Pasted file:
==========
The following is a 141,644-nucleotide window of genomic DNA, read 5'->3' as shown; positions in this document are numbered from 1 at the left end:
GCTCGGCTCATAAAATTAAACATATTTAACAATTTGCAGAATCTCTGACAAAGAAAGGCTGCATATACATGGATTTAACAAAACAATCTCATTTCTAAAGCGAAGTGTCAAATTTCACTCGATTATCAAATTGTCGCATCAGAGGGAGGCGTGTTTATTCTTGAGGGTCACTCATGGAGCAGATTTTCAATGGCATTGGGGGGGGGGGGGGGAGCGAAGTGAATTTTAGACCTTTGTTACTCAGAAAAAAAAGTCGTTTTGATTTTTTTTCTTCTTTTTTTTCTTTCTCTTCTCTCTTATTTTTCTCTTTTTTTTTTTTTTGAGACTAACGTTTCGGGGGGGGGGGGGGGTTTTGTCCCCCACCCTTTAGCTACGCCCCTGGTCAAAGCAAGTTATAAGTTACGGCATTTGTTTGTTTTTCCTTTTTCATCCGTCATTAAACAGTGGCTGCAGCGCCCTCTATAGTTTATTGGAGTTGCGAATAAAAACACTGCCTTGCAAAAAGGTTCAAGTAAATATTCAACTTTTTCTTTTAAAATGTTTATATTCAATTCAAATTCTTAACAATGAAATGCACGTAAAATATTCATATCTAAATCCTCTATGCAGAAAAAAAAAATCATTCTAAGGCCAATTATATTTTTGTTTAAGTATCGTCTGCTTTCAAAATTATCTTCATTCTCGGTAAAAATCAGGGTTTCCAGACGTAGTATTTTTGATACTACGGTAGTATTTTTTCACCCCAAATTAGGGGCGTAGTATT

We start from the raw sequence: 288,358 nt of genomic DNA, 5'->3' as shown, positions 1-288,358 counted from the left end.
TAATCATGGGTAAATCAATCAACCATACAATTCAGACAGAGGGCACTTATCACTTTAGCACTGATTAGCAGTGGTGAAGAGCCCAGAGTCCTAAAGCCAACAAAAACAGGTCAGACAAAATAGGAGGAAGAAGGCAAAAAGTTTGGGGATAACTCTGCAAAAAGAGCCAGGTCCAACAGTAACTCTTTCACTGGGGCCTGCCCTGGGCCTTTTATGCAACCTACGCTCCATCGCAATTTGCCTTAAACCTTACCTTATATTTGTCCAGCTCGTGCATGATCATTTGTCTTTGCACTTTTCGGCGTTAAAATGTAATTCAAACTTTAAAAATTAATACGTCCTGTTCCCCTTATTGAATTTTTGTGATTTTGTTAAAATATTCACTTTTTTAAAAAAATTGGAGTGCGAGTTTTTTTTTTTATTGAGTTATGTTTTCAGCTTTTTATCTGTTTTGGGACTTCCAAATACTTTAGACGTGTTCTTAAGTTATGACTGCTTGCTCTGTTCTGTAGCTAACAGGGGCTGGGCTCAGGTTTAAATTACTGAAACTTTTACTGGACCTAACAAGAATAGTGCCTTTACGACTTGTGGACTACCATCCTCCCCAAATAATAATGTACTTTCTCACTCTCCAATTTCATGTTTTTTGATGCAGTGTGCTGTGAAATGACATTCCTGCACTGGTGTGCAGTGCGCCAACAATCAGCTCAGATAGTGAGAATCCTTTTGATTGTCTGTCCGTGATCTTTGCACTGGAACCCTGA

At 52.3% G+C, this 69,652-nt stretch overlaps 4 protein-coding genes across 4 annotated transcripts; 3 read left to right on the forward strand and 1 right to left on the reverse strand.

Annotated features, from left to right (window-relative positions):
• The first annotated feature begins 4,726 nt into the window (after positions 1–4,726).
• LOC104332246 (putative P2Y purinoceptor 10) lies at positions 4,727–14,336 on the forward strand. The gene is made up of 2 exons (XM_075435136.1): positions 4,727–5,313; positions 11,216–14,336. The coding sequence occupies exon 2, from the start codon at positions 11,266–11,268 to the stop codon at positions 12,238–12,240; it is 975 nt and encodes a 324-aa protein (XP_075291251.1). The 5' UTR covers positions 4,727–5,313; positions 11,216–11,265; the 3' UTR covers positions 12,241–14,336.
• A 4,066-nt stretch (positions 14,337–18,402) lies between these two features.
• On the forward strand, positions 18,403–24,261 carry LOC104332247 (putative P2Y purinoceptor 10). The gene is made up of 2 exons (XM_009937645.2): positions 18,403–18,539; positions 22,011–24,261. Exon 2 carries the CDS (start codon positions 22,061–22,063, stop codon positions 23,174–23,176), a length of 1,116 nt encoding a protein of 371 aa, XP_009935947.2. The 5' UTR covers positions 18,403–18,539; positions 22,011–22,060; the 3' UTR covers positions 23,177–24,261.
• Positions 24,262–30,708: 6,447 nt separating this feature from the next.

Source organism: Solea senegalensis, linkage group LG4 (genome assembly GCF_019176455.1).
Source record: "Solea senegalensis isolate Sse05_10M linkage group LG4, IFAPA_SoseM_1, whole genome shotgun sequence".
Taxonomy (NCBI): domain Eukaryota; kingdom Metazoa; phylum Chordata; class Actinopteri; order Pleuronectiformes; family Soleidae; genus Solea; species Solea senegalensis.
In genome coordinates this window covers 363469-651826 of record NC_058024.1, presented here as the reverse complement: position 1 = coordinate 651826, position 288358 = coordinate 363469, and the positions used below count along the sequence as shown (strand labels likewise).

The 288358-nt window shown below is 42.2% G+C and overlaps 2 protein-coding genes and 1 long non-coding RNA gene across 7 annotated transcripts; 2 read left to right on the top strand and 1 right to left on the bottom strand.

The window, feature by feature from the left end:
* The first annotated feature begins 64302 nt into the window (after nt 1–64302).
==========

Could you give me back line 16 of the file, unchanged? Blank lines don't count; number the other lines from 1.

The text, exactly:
The 288358-nt window shown below is 42.2% G+C and overlaps 2 protein-coding genes and 1 long non-coding RNA gene across 7 annotated transcripts; 2 read left to right on the top strand and 1 right to left on the bottom strand.